We have a few buttons on our website that when clicked do somethings that are obvious (download a file, open a new tab etc) but don't actually change anything on the webpage.

The answer here https://ux.stackexchange.com/a/95000/18879 shows how netflix and gmail behave, but those changes are ones the user is potentially aware of because part of the UI explicitly changes as part of the action (roughly speaking those example operations remove something from a list).

Part of our awareness of the lack of interaction/notifications is in the fact we have started using react-testing-libray that eschews checking anything that the user can't see, and we realised there's no feedback about the actions taken by the user in these cases.

Finally, is this potentially an accessibility issue?

3 Answers 3


– We have a few buttons on our website that when clicked do somethings that are obvious... –

I understand and share what you say, but in accessibility the obvious has no place. What is obvious for one may not be so for a percentage of users, in fact the penultimate paragraph of the question describes the reason why: –we realized there's no feedback about the actions taken ...–

I understand and share what you say because, due to my formation and way of thinking, redundancy is always superfluous and unnecessary. But lately I'm seeing situations that confirm the opposite. After visiting a newspaper website that allows access to the same news by four different ways, I did some research on redundancy in web design and found this interesting article:

The Benefits of Redundancy in Web Design

From where I extract:

Redundancy is absolutely necessary in regards to accessibility.


Honestly, this is more of a usability concern than an accessibility one . . . though, the two often overlap. After all, if a user without disabilities has difficulty perceiving the success of an action, users with certain disabilities (visual, cognitive, reading, etc.) will likely experience that difficulty more intensely.

In the end, it's all about providing some kind of immediate feedback to the user, to let them know that their action did something (successfully or not) and whether or not that needs to be added explicitly is going to vary, depending on the functionality.

For some functionality (including the ones that you listed in your question) even though there might not be a change in the page itself, the user will receive immediate feedback, letting them know that the action was "successful":

  • for "Download a file", the browser will initiate it's default download process
  • for "Open a new tab", the browser will open a new tab
  • for "Print the page", the print dialog will open

For situations like these, as long as you have clearly informed the user of what action will take place when the link, button, etc. is clicked, the very fact that the action occurs should be sufficient feedback to the user to let them know that the click was "successful".

The situations that may need additional feedback are ones without any immediate response. For example:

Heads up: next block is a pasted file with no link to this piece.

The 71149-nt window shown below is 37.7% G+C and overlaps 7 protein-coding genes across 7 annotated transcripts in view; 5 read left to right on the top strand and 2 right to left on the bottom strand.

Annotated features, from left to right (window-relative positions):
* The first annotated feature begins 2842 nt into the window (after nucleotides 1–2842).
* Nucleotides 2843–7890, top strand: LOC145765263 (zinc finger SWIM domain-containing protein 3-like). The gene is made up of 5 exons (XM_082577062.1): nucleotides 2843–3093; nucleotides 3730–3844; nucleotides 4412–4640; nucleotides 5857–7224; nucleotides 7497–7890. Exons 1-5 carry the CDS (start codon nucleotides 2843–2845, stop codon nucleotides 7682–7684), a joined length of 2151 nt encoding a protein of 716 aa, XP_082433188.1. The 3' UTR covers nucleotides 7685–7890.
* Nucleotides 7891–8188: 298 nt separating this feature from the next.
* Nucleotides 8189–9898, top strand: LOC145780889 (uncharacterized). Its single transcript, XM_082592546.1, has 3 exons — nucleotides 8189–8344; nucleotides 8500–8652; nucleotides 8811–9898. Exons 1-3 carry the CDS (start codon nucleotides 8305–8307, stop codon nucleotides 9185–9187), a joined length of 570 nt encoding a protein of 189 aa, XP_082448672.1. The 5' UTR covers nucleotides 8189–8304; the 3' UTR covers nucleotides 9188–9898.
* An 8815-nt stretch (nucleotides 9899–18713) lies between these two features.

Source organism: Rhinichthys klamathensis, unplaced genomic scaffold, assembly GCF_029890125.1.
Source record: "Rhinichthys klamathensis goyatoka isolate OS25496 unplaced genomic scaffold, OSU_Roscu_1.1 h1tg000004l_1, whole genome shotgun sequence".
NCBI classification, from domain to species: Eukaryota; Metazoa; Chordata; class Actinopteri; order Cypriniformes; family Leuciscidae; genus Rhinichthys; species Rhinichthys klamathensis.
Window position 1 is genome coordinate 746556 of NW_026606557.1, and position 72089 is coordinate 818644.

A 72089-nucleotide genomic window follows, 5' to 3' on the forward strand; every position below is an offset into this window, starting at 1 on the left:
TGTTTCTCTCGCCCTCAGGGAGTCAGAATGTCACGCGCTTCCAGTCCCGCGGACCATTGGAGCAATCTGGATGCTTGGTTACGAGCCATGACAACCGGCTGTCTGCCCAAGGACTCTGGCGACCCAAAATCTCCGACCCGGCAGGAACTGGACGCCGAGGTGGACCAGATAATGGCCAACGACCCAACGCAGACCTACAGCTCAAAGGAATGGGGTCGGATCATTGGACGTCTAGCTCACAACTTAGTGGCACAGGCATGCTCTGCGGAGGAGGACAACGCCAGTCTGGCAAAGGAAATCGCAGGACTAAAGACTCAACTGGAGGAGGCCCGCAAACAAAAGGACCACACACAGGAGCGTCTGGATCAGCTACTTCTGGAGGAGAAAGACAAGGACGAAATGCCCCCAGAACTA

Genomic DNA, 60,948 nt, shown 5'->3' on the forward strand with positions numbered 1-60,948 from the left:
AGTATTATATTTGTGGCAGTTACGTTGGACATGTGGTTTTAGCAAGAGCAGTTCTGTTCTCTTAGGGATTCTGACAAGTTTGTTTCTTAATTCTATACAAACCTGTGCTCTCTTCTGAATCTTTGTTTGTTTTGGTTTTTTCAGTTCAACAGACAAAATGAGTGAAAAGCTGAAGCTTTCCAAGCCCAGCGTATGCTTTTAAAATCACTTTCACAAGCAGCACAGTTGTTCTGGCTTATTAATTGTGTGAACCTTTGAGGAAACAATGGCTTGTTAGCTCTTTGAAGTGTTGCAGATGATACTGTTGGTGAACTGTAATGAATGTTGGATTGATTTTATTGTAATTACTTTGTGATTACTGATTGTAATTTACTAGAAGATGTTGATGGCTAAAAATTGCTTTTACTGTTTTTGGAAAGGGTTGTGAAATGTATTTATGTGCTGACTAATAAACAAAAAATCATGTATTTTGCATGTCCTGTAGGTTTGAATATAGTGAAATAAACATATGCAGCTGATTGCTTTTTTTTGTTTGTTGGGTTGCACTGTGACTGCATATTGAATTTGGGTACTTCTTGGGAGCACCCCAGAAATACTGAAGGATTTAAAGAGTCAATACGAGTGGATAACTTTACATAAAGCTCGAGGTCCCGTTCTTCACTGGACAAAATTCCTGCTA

• for "Email me a copy", the user will eventually receive an email, which would confirm the success of the action, however, from an usability/accessibility point-of-view, informing the user that "An email has been sent", would be a more immediate indicator of the success of the action.
  • for "Add to my reading list", the user should be able to navigate to their reading list to confirm that an item was indeed added, but the experience would be more usable/accessible if they were immediately provided with a message that "XYZ was added to your reading list".

TL;DR - For the sake of all users, if a page control does not inherently trigger an immediate action/reaction/response, provide your own feedback to the user, to let them know if their action was successful or not.


We have a few buttons on our website that when clicked do somethings that are obvious (download a file, open a new tab etc) but don't actually change anything on the webpage.

Then the problem is that you are using a <button> when it should be an anchor (<a>).

Anything that changes the URL, points to a resource, opens a new window etc. should use an anchor tag, anything that changes something on the same page should be a <button>.

This is why you are struggling to get an answer that makes sense as to how to notify the user (you don't need to if you let the browser handle it natively), you are using the wrong element and making it difficult for yourselves!

By using an anchor tag the browser deals with all of the information someone requires (when the file is downloaded, knowing that a new tab is open etc.), saving you work and making your application accessible.

Bear in mind that you can still intercept the request with JavaScript and do anything you need to do, just make sure that the href is pointing to an actual resource and you will be golden!

Your Answer

By clicking “Post Your Answer”, you agree to our terms of service and acknowledge you have read our privacy policy.

Not the answer you're looking for? Browse other questions tagged or ask your own question.